نتیجه گیری انگلیسی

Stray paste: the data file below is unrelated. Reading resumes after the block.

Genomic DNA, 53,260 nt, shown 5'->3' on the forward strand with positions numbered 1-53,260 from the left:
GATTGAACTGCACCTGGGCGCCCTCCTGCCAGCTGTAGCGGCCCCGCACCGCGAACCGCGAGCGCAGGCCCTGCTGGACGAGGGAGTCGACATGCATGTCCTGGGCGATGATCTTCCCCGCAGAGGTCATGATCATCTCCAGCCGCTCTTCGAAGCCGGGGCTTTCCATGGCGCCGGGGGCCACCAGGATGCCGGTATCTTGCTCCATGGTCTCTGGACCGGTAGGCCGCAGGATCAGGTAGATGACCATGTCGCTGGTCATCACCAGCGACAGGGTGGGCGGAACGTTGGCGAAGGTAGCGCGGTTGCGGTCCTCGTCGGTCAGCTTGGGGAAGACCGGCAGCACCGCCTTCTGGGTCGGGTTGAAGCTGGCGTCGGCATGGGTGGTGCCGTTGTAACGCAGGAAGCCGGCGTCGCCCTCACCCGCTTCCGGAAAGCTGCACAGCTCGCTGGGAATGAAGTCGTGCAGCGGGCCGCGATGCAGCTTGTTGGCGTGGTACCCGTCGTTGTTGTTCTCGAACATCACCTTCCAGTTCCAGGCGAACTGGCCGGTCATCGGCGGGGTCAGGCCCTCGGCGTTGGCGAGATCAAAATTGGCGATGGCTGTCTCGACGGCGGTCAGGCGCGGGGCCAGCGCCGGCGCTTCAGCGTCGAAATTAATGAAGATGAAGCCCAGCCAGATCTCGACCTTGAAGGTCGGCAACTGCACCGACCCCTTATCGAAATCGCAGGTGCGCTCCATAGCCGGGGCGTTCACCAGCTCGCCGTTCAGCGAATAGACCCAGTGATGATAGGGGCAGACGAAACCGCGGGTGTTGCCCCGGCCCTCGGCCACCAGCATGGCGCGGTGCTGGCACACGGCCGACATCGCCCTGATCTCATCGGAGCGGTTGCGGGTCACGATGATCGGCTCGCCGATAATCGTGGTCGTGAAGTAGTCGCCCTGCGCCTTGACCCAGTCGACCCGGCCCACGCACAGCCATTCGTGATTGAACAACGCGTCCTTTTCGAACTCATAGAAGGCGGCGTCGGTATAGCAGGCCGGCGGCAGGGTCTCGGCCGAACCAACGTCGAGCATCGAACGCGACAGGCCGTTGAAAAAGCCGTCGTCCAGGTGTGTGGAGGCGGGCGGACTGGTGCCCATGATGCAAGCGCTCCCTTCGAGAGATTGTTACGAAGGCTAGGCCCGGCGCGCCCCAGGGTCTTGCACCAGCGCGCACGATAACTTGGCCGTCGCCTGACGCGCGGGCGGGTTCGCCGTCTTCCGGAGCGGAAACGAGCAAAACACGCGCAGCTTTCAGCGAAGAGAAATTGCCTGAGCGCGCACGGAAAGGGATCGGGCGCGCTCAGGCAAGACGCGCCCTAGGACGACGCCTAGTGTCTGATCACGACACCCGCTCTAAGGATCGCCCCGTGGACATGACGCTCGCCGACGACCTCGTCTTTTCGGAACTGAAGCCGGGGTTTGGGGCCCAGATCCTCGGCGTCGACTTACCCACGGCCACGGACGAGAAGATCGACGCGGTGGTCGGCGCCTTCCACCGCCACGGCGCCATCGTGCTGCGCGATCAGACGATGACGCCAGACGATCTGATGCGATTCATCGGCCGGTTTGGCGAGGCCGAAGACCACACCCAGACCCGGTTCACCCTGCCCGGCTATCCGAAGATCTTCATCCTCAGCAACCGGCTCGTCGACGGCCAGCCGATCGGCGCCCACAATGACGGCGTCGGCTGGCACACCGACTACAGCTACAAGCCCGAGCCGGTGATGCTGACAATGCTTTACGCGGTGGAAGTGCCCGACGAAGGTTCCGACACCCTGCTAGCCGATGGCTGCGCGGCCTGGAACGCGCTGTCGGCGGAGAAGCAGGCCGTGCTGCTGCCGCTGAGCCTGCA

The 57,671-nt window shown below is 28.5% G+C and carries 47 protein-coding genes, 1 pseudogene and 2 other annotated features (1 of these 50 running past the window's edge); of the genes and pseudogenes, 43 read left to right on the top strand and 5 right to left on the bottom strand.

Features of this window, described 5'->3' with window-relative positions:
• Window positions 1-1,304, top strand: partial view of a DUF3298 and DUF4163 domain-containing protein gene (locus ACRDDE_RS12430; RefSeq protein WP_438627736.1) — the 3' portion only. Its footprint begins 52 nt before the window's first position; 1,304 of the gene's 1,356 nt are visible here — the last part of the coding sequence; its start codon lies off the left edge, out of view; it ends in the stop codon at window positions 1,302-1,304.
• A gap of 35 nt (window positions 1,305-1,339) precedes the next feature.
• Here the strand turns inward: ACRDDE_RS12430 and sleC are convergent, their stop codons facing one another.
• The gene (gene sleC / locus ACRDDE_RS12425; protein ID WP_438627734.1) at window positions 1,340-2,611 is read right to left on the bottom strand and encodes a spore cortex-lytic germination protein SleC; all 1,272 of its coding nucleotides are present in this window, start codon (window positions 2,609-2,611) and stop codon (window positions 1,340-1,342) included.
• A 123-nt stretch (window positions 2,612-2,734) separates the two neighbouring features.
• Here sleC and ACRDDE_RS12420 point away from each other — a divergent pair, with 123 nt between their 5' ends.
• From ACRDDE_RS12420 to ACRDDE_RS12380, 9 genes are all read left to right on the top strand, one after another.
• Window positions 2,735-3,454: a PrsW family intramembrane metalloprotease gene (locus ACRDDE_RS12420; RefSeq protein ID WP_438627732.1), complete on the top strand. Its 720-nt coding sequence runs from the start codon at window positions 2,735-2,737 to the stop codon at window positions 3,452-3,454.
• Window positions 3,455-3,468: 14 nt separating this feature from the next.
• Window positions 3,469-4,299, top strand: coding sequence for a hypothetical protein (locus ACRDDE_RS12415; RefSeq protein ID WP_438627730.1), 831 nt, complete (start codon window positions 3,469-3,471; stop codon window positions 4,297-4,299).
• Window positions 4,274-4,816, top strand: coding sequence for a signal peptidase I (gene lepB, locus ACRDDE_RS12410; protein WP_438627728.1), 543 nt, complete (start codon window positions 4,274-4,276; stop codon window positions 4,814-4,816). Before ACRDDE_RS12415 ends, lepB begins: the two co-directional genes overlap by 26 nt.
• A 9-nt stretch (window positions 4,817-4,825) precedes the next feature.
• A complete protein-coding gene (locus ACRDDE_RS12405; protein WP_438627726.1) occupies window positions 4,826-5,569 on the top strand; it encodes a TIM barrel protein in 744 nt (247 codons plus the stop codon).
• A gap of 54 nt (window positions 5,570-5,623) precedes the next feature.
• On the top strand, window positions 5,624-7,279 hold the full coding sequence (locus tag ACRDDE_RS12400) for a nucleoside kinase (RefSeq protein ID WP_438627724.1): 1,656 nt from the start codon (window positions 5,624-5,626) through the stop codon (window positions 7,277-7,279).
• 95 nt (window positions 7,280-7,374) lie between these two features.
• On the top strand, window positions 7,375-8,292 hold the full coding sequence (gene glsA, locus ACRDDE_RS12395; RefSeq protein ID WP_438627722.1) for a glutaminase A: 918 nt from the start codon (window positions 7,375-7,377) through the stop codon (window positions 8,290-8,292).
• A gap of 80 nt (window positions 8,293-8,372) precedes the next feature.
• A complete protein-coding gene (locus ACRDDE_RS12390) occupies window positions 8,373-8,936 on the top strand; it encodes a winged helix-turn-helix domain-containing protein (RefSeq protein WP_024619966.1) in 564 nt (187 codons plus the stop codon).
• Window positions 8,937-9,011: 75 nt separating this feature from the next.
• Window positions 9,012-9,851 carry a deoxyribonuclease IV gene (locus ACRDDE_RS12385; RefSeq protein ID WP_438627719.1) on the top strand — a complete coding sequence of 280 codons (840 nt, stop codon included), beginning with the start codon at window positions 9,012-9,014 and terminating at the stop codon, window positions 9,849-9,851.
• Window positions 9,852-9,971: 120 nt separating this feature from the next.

We provide strong empirical evidence of a statistically and economically significant increase in financial leverage of combined firms following mergers. Moreover, we examine whether the increase in financial leverage results from an increase in debt capacity. If firm size and industry are surrogates for firms' debt capacity, then the optimal financial leverage of the target and acquiring firm will be given by a “typical” firm that represents the industries of the two merging firms and is close to their combined firm size. Consistent with an increase in debt capacity hypothesis, we find that the industry- and size-adjusted financial leverage increases significantly from −5.8% in year −1 to 2.4% in year +1. A negative number for year −1 does not reflect unused debt capacity from pre-merger years, rather it indicates the increase in debt capacity that target and acquiring firms can achieve by combining together. Moreover, since the financial leverage of merged firms is statistically indistinguishable from those of matched firms for post-merger years, it appears that merged firms fully utilize the increase in debt capacity by taking on more debt. It is possible that the increase in financial leverage is the result of exhausting unused debt capacity from pre-merger years, rather than an increase in debt capacity. We find some weak evidence of unused debt capacity from pre-merger years when we estimate debt capacity based on a model that uses a number of explanatory variables. However, we consider this as weak evidence of unused debt capacity because there is no evidence of unused debt capacity when we use industry and size matched firms as benchmarks. Moreover, unused debt capacity is not correlated with wealth gains around merger announcements. A more powerful test of the increasing debt capacity hypothesis is to correlate the merger-related stock market performance with the change in financial leverage. In the cross-sectional analysis, we control for the expropriation of wealth from bondholders, the two potential sources of tax benefits (step-up and unused NOL and/or ITC), pre-merger unused debt capacity of acquiring and target firms, change in operating performance of the merged firm, the method of payment used in mergers, and target firms' market-based performance that have been previously examined and documented as important. The cross-sectional analysis shows that the announcement period market-adjusted returns are positively related to increases in financial leverage following mergers. The results support the argument that the stock market incorporates future benefits from anticipated financial leverage increases around the announcement date. Our results are consistent with many models Harris and Raviv, 1991 and Masulis, 1988 where the stock price is expected to increase following the announcement of leverage-increasing capital structure changes. It appears that a merger announcement can also be interpreted as an indirect leverage-increasing announcement. What distinguishes a merger from other leverage-increasing methods is an interesting area for further exploration. Many other corporate restructuring announcements (such as divestitures, spin-offs, etc.) are known to be associated with wealth effects. However, the link between these announcements and capital structure changes are not known and can be studied in a framework similar to the one used above. Similarly, change in capital structure and its link to manager's equity ownership (Harris and Raviv, 1988) may also be examined in a more elaborate study. We expect that our study will provide a useful step in understanding capital structure changes and myriad corporate announcements affecting stock returns